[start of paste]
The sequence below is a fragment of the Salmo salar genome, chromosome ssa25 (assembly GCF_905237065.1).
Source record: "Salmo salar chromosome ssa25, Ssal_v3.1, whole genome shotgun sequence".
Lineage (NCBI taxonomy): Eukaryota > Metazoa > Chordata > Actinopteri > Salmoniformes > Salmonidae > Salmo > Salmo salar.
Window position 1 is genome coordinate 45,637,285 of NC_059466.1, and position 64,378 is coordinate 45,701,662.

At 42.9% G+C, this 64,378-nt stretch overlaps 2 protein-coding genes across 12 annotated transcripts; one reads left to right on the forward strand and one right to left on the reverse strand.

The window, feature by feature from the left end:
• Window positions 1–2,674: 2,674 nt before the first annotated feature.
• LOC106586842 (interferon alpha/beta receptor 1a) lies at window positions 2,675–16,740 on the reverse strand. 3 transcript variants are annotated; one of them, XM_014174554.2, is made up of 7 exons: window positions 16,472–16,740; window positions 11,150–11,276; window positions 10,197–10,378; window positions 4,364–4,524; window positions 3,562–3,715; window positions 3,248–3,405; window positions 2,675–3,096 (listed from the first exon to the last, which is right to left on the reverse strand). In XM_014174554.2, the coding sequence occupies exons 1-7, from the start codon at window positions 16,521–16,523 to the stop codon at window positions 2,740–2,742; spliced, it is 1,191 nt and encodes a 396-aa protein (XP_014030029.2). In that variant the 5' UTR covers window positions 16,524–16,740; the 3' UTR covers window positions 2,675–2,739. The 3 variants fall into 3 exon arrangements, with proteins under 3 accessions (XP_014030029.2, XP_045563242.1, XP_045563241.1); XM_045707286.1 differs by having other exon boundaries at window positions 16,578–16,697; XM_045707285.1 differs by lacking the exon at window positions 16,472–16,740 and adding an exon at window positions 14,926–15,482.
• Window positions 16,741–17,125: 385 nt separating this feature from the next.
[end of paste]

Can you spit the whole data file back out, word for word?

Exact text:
The sequence below is a fragment of the Salmo salar genome, chromosome ssa25 (assembly GCF_905237065.1).
Source record: "Salmo salar chromosome ssa25, Ssal_v3.1, whole genome shotgun sequence".
Lineage (NCBI taxonomy): Eukaryota > Metazoa > Chordata > Actinopteri > Salmoniformes > Salmonidae > Salmo > Salmo salar.
Window position 1 is genome coordinate 45,637,285 of NC_059466.1, and position 64,378 is coordinate 45,701,662.

At 42.9% G+C, this 64,378-nt stretch overlaps 2 protein-coding genes across 12 annotated transcripts; one reads left to right on the forward strand and one right to left on the reverse strand.

The window, feature by feature from the left end:
• Window positions 1–2,674: 2,674 nt before the first annotated feature.
• LOC106586842 (interferon alpha/beta receptor 1a) lies at window positions 2,675–16,740 on the reverse strand. 3 transcript variants are annotated; one of them, XM_014174554.2, is made up of 7 exons: window positions 16,472–16,740; window positions 11,150–11,276; window positions 10,197–10,378; window positions 4,364–4,524; window positions 3,562–3,715; window positions 3,248–3,405; window positions 2,675–3,096 (listed from the first exon to the last, which is right to left on the reverse strand). In XM_014174554.2, the coding sequence occupies exons 1-7, from the start codon at window positions 16,521–16,523 to the stop codon at window positions 2,740–2,742; spliced, it is 1,191 nt and encodes a 396-aa protein (XP_014030029.2). In that variant the 5' UTR covers window positions 16,524–16,740; the 3' UTR covers window positions 2,675–2,739. The 3 variants fall into 3 exon arrangements, with proteins under 3 accessions (XP_014030029.2, XP_045563242.1, XP_045563241.1); XM_045707286.1 differs by having other exon boundaries at window positions 16,578–16,697; XM_045707285.1 differs by lacking the exon at window positions 16,472–16,740 and adding an exon at window positions 14,926–15,482.
• Window positions 16,741–17,125: 385 nt separating this feature from the next.